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Quality Investments in Troubled Times – Active vs Passive Investment Strategies

This blog post looks at the historical performance of the two main Australian Share managed funds that are within our model portfolio from August 2007 to August 2012 which covers the brutal 5 years of the Global Financial Crisis (GFC). We also discuss the type of investment managers we use and the impact that this has on returns in different time periods. 

Within the investment community there has, and will always be, a debate about whether it is best to invest in the share market using an active or a passive approach. It is like Ford vs Holden, automatic vs manual, Apple vs Microsoft or PLC vs DCS for control of a processing plant.

As with all these debates, there are compelling reasons for each option…except perhaps in the case of Fords.

The statistical analysis, as always, depends on the time frame over which you review.

Part of the reason for variation in investment return figures that occurs over different time periods can be explained as follows:

1.Active managers can under-perform the index in stronger return periods i.e. pre GFC.

Why? Poorer quality companies who during periods of economic weakness may have large losses, can often turn profitable when strong economic growth returns and therefore can have an upswing in share price. This upswing can be greater than the rise of quality companies in the same time period. So where active managers refuse to invest in poor quality companies their investment performance can have periods where it doesn’t keep pace with the broader market returns (or the index).

2.Active managers can out-perform in periods of weak market returns

The type of active managers we use are not selected to outperform the market in years of strong share market performance. They are there to avoid the poor quality companies and select the good quality companies that can be purchased for a reasonable price.

So if you look at an index approach vs our active managers, our active managers outperform in steady or weak economic periods and may under-perform (however still making good investment returns) in the periods of exuberant growth.

Our Approach

Our two main Australian share managers’ performance tables ending 31st of August are shown below and this highlights our out-performance after fund manager fees during the GFC period. These funds represent a large portion of our model portfolio for clients.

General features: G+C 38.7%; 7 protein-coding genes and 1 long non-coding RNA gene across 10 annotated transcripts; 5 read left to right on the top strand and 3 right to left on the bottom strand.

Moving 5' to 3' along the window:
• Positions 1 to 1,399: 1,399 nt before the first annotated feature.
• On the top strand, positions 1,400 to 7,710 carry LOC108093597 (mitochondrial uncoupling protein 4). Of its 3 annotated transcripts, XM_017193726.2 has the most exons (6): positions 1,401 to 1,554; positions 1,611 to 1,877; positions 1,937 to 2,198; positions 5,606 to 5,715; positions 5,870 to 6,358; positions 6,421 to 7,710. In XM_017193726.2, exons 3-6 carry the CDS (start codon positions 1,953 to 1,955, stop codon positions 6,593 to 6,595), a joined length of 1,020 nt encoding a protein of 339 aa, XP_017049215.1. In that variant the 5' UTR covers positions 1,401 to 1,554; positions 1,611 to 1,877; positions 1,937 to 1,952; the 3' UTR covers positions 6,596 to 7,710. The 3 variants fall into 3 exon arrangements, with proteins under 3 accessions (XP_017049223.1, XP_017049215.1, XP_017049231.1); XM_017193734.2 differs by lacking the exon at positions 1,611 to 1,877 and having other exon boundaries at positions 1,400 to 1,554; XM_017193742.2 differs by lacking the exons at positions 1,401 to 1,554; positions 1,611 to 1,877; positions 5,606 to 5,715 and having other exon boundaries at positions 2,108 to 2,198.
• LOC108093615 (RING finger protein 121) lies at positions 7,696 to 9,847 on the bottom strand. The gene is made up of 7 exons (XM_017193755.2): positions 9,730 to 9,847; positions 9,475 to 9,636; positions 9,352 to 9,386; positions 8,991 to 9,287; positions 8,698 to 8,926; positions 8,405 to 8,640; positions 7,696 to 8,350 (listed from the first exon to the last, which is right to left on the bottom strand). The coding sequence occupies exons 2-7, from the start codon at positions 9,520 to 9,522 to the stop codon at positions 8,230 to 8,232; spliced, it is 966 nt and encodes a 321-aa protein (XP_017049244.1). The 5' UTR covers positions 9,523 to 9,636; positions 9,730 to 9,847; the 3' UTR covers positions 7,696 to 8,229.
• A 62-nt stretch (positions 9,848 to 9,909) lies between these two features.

Fund 1 month 3 month 6 month 12 month 3 years 5 years Source
Australian Share Fund #1 3.07% 8.71% 9.09% 15.72% 7.89% 0.86% Fund manager website
Australian Share Fund #2 3.64% 8.11% 3.72% 9.24% 6.27% 1.23% Fund manager website
S&P/ASX 300

Accumulation Index

2.10% 7.00% 2.30% 4.98% 3.03% -2.98% Note the lower Index returns compared to all time periods

Note: Performance figures are PA figures where the period is greater than one year.

What is often missed in this debate is whether or not out-performance is a practical necessity for most families or if the associated swings in valuations and returns that accompanies chasing out-performance can be destabilising to a family’s lifetime investment history. We take this into consideration.
Some of the factors we also consider in addition to the statistics based debate about passive verses active investing include the following:

  • The source of the funds being invested. If it is borrowed money then we believe it is prudent to achieve nice returns whilst minimising the downside risk by using the right active managers rather than chase that extra 1 or 2 per cent annual growth. In fact, we are happy to under-perform the market some years knowing we have a much lower risk of losing money.
  • The attitude and experience of the investor. Often individuals haven’t had a lot of investment experience but it is important they gain that experience and remain confident to invest throughout their life. Remaining confident to invest throughout life is crucial to help most to achieve financial freedom. So if a more positive experience can be gained by using the right active managers who reduce a lot of the risk of investing, it can far outweigh the benefit of chasing the higher returns.
  • The type of active managers we use aim to provide good returns without the normal level of risk and an outcome of that process is often a portfolio that pays a higher level of dividends and a higher level of franking credits than the overall share market. This higher income level is quite stable compared to the capital growth so is also a welcome part of the return from investing.
  • Whilst there is a tax driven argument that says capital growth is more desirable than income for high tax payers it is important to realise that it becomes harder to achieve a return of 10% pure capital growth than to achieve a similar result after tax return using a mix of income from quality companies and some capital growth.

So even before the crystal ball is pulled out to decide whether an active or passive management strategy will be best over the next period of time, the desirability of the risk reduction provided by the right active managers, the lower fluctuations in value through the economic cycles and the higher income paid are generally the prevailing factors in our clients’ final decisions.

If you would like to discuss options or you are interested in a more in-depth discussion of the pros and cons of active vs. passive investment options please contact us. We can also send you an article from our preferred research house called Lonsec with more information.

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